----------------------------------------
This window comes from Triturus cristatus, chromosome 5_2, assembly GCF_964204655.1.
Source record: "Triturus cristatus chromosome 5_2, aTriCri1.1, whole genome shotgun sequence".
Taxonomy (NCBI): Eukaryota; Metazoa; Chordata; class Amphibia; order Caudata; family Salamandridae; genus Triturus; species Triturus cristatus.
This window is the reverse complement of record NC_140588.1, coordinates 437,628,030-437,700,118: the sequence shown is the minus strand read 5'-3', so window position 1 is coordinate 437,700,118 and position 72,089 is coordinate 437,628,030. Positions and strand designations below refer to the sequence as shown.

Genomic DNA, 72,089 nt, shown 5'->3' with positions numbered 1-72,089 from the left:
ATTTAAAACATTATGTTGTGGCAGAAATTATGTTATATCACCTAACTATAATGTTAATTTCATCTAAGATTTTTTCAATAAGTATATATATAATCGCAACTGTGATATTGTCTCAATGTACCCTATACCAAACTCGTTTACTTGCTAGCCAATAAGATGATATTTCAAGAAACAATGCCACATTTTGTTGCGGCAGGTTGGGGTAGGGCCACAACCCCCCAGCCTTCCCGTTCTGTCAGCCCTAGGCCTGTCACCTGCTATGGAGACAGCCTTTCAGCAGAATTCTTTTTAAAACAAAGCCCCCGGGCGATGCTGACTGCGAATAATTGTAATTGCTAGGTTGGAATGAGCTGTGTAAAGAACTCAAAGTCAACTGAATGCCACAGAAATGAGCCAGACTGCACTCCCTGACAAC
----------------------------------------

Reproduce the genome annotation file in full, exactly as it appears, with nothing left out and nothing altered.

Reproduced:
This window comes from Triturus cristatus, chromosome 5_2, assembly GCF_964204655.1.
Source record: "Triturus cristatus chromosome 5_2, aTriCri1.1, whole genome shotgun sequence".
Taxonomy (NCBI): Eukaryota; Metazoa; Chordata; class Amphibia; order Caudata; family Salamandridae; genus Triturus; species Triturus cristatus.
This window is the reverse complement of record NC_140588.1, coordinates 437,628,030-437,700,118: the sequence shown is the minus strand read 5'-3', so window position 1 is coordinate 437,700,118 and position 72,089 is coordinate 437,628,030. Positions and strand designations below refer to the sequence as shown.

Genomic DNA, 72,089 nt, shown 5'->3' with positions numbered 1-72,089 from the left:
ATTTAAAACATTATGTTGTGGCAGAAATTATGTTATATCACCTAACTATAATGTTAATTTCATCTAAGATTTTTTCAATAAGTATATATATAATCGCAACTGTGATATTGTCTCAATGTACCCTATACCAAACTCGTTTACTTGCTAGCCAATAAGATGATATTTCAAGAAACAATGCCACATTTTGTTGCGGCAGGTTGGGGTAGGGCCACAACCCCCCAGCCTTCCCGTTCTGTCAGCCCTAGGCCTGTCACCTGCTATGGAGACAGCCTTTCAGCAGAATTCTTTTTAAAACAAAGCCCCCGGGCGATGCTGACTGCGAATAATTGTAATTGCTAGGTTGGAATGAGCTGTGTAAAGAACTCAAAGTCAACTGAATGCCACAGAAATGAGCCAGACTGCACTCCCTGACAAC